Stormin' Norman Schwarzkopf, his wife, Brenda, says, "loves ballet and the opera. He speaks French and German. He's very much a family man, loves spending time with our three children. And he loves magic. He used to belong to the International Brotherhood of Magicians and would put on magic shows for children's birthday parties, for the Cub Scouts and Boy Scouts."
Welcome to the era of the compassionate four-star.
But as commander in the Persian Gulf over the more than 650,000 U.S. and allied troops, Stormin' Norman is not concerned with compassion when it comes to the Iraqi military -- 1,400 sorties a day, his legions lying in wait for ground action. The 6-foot-3 240-pounder talks gruffly of "kicking butt." Last October, he told Time that his strategy with Saddam would be to "suck him into the desert as far as I could. Then I'd pound the living heck out of him. Finally, I'd engulf him and police him up."
Yet Schwarzkopf, 56, a decorated and wounded Vietnam veteran, has made it clear that there are not going to be any Hamburger Hills in this war if he can help it. Early on, he joined Gen. Colin Powell, chairman of the Joint Chiefs, in demanding adequate forces to win the war expeditiously. "I have seen in your eyes a fire of determination to get this job done quickly," he messaged his troops as the battle commenced Wednesday, "so we all may return to the shores of our great nation. ... May God be with you."
He exhibits a genuine affection for his troops, according to reports from the front. He spoke to one reporter of "the profanity that is war," and told another that "I love my soldiers and sailors and Marines and I don't want to see them killed." A Life reporter watched him reassure a frightened, newly arrived soldier slumped on her rucksack. He managed to make her smile and, telling her gently that "we'll get you home as soon as we can," gave her a goodbye salute.
As with anyone, his sense of humanity has been hard-won. In his acclaimed 1976 book "Friendly Fire," C.D.B. Bryan described how then-Lt. Col. Schwarzkopf, a battalion commander, landed in a minefield in Vietnam to rescue his men.
The remainder of the patrol was frozen in the middle of the minefield. The young soldiers were on the edge of panic. ... They had just begun again to move when a young private off to Schwarzkopf's right stepped on another mine. ... The boy's right leg was flapping out to one side. "My leg! MY LEG!" he screamed, and Schwarzkopf saw the men around him begin to panic again... .
Schwarzkopf's legs suddenly began to shake uncontrollably; his knees were so watery he had to reach down and grip them until they stilled. The perspiration was stinging his eyes. He straightened up and saw the men were watching him, waiting for him to move forward again... .
"I don't want to die," the kid was whimpering. "You've got to get me out of here."
"I'll get you out," Schwarzkopf said gently. "Just keep still. You're all right."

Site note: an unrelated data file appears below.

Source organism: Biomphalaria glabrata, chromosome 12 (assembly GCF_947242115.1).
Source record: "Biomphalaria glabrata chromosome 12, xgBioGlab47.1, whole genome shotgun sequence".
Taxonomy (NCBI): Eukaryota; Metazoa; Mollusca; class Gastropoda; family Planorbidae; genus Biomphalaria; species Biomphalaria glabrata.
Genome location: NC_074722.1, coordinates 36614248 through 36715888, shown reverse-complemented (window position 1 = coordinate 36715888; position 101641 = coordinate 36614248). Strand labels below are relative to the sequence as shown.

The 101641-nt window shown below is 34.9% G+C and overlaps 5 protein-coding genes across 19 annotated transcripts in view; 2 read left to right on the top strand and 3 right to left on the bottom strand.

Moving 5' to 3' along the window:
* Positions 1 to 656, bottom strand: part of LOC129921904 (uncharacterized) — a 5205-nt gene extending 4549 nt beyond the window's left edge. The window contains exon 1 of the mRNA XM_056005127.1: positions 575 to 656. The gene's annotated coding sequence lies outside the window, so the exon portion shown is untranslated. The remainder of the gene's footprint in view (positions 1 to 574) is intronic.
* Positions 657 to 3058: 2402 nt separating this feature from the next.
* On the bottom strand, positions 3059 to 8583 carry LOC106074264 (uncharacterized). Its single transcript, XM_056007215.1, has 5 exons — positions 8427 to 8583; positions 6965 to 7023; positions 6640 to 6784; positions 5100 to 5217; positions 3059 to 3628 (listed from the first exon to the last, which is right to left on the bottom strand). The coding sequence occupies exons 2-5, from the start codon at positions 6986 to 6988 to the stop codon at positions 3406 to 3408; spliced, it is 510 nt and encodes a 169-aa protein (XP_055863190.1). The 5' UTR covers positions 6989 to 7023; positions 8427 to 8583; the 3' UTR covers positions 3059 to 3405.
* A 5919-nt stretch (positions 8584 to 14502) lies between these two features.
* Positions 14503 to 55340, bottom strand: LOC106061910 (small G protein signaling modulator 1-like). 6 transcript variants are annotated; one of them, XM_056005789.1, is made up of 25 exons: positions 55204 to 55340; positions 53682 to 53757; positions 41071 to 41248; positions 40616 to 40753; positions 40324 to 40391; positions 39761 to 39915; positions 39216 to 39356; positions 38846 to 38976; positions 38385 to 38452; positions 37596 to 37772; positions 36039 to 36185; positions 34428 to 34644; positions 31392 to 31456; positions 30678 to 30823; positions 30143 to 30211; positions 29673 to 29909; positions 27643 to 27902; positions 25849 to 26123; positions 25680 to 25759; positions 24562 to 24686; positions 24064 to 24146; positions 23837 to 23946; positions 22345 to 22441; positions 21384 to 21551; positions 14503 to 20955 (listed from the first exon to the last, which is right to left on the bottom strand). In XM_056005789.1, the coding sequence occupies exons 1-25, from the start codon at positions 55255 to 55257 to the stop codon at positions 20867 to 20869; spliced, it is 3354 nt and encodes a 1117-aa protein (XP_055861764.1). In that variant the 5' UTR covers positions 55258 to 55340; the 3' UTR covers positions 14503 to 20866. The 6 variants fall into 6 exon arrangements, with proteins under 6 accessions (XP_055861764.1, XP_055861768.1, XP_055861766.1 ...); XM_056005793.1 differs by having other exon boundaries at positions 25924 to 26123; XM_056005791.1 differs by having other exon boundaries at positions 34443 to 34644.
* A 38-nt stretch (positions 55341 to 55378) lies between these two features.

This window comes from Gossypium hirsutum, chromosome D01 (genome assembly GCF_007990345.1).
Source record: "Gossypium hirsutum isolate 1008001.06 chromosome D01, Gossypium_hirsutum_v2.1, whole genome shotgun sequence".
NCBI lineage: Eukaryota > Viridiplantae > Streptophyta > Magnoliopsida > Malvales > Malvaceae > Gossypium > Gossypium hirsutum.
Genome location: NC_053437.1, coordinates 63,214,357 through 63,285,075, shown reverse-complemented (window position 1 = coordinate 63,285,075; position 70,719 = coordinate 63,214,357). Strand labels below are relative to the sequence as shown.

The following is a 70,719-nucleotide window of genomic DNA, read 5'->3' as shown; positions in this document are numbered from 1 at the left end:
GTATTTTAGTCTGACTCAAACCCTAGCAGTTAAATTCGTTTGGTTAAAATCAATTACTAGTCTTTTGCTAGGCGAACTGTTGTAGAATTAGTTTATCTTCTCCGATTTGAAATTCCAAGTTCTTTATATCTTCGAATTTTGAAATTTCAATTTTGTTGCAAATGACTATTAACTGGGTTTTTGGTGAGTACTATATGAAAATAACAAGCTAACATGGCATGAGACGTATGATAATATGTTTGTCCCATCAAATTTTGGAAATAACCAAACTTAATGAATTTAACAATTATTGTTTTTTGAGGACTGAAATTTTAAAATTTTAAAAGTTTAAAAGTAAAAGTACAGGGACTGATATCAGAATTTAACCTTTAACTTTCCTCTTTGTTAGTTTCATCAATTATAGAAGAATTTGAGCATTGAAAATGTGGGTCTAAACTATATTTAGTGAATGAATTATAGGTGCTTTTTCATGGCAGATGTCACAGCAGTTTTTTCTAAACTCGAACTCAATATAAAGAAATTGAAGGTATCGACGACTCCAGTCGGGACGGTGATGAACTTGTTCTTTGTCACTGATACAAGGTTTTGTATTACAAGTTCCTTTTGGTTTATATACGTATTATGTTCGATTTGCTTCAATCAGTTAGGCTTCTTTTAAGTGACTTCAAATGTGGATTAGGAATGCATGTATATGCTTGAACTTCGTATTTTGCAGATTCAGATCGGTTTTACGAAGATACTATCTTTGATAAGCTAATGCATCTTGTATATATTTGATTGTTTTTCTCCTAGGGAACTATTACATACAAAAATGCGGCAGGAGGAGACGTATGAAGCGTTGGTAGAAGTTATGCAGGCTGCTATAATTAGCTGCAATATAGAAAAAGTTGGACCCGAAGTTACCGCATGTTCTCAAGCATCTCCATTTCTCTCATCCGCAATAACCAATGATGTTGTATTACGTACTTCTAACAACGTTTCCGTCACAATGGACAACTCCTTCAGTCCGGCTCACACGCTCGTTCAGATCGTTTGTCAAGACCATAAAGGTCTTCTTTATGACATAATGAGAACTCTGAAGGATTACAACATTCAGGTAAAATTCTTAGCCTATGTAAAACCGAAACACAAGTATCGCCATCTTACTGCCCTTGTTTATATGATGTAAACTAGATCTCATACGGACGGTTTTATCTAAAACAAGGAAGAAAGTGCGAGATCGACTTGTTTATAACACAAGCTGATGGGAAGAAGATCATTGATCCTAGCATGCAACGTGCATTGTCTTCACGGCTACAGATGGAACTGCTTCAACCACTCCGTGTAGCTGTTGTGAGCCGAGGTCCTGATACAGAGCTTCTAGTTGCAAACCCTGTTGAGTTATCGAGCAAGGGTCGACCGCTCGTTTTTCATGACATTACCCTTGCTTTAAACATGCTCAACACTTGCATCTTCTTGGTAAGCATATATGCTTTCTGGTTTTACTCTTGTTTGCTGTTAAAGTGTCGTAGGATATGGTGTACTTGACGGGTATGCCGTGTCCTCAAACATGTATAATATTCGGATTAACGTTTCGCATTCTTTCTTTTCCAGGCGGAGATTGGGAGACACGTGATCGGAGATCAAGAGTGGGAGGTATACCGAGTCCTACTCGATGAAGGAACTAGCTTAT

"I'm not! Goddam you, can't you see my leg?"
"Take it easy, son." Ten feet to go. "It's only broken; I can tell that from here."
"I've seen him go up and talk to soldiers, who are often afraid of someone with stars," says retired Gen. Louis Wagner, who has known him for years, "but they weren't afraid because he was coming to really find out what they were doing. He has a good working relationship with them, he's not the big bad guy some make him out to be."
Which doesn't mean, of course, that Schwarzkopf's famously explosive temper (hence the "Stormin' ") has mellowed. "He's demanding," says retired Gen. Robert W. Sennewald, who has worked closely with Schwarzkopf several times. "He doesn't suffer inefficiency and mediocrity too well, but if you want someone to lead you into a conflict, this is the guy you'd like to have."
Wagner, who has observed Schwarzkopf in staff work, called him "brilliant" and said he always came to meetings having done his homework thoroughly. A recent Wall Street Journal story put his IQ at 170, without giving the source.
Schwarzkopf graduated from West Point in 1956, then obtained a degree in missile engineering; his 34-year Army career has included two tours in Vietnam, several stints at the Pentagon and the position of Army adviser to the joint American task force that invaded Grenada.
The general was born in Trenton, N.J. His father, also named H. Norman Schwarzkopf (the son declines to use the "Jr."), was also a general who was assigned to train the police force in Tehran during the '40s. Stormin' Norman, then 12, spent a year there. Later his father became superintendent of the New Jersey State Police and led the investigation of the Lindbergh kidnapping, hosted the old radio show "Gangbusters" and in 1953 again went to Iran where, with CIA backing, he helped organize the coup against Prime Minister Mohammed Mossadegh that led to the rise of the shah of Iran.
Before the Aug. 2 Iraqi invasion of Kuwait, Schwarzkopf worked out of MacDill Air Force Base near Tampa. The U.S. Central Command, the headquarters for U.S. military operations in the Middle East, is located there because no Mideast country wanted it on its turf.
"He cares about people," says Brenda, a native Virginian who was an airline hostess when she met him at a West Point football game 21 years ago and married him eight months later. "He cares about all his 'warriors of peace,' as I call them, all those wonderful men and women over there. Their safety is his main concern, he talks about it all the time."
When war broke out Wednesday night he called home and Brenda and the kids all got on different extensions. He told them he was okay and to love one another and to support one another, and they told him they were his biggest cheering section.
"Hang in there," he told them.